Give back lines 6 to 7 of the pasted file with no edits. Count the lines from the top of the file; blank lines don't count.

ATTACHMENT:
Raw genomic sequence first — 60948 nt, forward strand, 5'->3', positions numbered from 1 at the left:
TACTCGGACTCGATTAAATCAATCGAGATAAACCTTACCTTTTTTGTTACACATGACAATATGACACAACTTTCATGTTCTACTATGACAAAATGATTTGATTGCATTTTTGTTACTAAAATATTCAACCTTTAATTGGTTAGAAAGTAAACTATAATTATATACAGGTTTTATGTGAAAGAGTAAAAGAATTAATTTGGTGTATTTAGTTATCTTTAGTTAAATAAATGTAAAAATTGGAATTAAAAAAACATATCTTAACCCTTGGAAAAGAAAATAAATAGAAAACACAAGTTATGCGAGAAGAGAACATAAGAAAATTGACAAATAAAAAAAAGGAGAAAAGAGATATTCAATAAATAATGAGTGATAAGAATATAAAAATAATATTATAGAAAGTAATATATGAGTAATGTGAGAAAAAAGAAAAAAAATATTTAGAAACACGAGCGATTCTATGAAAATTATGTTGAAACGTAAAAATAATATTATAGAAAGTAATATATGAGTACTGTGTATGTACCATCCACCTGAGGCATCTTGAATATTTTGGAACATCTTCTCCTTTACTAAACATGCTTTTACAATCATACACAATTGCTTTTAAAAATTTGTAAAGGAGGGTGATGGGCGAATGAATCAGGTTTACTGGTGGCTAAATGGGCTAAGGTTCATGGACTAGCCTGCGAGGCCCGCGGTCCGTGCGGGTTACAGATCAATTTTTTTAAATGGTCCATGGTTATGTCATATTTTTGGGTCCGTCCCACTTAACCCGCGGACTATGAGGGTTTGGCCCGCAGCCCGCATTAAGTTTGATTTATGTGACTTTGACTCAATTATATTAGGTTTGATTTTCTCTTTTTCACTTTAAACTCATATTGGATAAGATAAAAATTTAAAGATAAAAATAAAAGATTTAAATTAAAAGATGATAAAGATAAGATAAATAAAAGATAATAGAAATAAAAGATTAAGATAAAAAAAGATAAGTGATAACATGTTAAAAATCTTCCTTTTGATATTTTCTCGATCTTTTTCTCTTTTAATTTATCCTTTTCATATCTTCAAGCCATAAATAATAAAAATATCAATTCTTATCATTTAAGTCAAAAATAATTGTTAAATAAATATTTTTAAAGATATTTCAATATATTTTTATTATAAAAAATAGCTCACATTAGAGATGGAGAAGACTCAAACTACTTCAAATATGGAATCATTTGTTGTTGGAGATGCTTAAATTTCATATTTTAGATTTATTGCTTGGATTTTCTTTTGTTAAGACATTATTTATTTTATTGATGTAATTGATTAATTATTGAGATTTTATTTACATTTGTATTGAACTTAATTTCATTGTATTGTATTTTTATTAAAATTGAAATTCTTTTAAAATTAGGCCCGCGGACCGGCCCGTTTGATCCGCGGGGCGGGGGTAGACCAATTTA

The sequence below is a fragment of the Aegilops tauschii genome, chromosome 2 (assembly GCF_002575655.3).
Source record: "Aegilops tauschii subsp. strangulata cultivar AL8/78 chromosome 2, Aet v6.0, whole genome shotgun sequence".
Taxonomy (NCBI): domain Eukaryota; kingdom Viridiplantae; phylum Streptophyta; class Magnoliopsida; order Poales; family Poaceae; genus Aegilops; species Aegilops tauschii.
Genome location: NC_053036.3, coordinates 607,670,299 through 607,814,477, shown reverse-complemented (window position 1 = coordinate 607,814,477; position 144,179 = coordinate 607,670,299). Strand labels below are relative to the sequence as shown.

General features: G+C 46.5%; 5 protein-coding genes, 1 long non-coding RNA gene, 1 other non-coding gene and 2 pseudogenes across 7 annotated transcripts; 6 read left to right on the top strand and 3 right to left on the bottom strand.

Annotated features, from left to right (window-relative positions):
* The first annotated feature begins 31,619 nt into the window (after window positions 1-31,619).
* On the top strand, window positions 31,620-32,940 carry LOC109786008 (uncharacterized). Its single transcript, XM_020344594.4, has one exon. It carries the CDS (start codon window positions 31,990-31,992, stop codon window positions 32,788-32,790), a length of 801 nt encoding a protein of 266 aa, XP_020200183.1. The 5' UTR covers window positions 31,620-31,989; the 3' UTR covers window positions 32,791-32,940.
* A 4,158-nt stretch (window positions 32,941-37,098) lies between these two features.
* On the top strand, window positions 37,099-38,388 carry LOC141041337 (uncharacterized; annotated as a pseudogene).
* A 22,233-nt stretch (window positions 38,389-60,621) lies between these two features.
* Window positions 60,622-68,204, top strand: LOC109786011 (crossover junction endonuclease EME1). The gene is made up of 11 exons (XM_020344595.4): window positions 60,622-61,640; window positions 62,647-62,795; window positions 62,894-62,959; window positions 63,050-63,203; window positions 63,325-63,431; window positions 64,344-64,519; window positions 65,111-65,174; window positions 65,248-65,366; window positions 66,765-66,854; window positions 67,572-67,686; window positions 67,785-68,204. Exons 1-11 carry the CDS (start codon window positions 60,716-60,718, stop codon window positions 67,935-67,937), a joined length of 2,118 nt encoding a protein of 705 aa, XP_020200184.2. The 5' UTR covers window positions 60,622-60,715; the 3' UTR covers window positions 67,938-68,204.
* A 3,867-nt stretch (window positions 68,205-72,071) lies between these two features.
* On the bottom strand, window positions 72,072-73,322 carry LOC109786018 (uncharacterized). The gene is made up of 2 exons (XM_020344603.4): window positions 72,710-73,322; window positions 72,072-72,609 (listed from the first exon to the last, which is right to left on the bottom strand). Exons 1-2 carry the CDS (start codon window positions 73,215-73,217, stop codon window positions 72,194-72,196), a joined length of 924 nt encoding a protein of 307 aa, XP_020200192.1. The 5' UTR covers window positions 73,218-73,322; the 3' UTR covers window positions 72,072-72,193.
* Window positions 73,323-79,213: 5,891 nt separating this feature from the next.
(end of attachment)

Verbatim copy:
Genome location: NC_053036.3, coordinates 607,670,299 through 607,814,477, shown reverse-complemented (window position 1 = coordinate 607,814,477; position 144,179 = coordinate 607,670,299). Strand labels below are relative to the sequence as shown.

General features: G+C 46.5%; 5 protein-coding genes, 1 long non-coding RNA gene, 1 other non-coding gene and 2 pseudogenes across 7 annotated transcripts; 6 read left to right on the top strand and 3 right to left on the bottom strand.